Activating Actavis: Economic Issues in Applying the Rule of Reason to Reverse Payment Settlements

22 November 2013
Dr. Sumanth Addanki with Dr. Henry N. Butler, George Mason University School of Law

In FTC v. Actavis, Inc., the Supreme Court reversed the Eleventh Circuit’s decision, rejecting the so-called scope-of-the-patent test for reverse payment settlements in Hatch-Waxman pharmaceutical litigation. It also rejected the Federal Trade Commission and Third Circuit’s arguments for presumptive illegality of reverse payments, declaring that the rule of reason is the appropriate framework in which to evaluate such settlements. In doing so, the Court provided little guidance on how such analyses should be carried out, leaving it to lower courts to develop the analytical framework in which to assess these settlement agreements.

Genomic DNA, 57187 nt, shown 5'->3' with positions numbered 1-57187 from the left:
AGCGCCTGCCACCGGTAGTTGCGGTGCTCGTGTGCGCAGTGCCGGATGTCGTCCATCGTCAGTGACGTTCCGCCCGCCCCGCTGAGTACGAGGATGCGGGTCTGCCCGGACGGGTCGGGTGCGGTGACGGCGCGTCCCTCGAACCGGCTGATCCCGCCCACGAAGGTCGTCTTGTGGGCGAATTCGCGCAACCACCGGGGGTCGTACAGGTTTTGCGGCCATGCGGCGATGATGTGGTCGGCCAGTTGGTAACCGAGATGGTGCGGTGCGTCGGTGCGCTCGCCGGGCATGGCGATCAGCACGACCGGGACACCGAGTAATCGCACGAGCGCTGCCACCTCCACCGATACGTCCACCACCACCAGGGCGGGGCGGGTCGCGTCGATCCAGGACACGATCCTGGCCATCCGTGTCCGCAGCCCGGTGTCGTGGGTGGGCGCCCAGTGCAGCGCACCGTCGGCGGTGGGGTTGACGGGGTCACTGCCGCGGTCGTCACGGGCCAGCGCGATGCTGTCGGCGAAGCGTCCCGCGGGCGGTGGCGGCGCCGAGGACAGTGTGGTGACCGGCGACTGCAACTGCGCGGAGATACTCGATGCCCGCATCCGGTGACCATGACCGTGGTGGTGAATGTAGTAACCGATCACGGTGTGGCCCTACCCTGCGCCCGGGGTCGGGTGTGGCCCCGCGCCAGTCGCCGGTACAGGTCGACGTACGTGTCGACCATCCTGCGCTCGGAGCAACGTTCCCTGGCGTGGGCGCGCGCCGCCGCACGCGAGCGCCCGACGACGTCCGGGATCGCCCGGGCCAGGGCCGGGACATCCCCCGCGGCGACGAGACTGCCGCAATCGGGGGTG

In this article (published in the Minnesota Journal of Law, Science & Technology, Vol. 15, No. 1, Fall 2013), NERA’s Dr. Sumanth Addanki joins Dr. Henry N. Butler (George Mason University Foundation Professor of Law and Executive Director, Law & Economics Center, George Mason University School of Law) to discuss the economic and legal underpinnings of the relevant issues and offer some guidance on the key economic questions that lower courts will need to assess as they proceed under the rule of reason.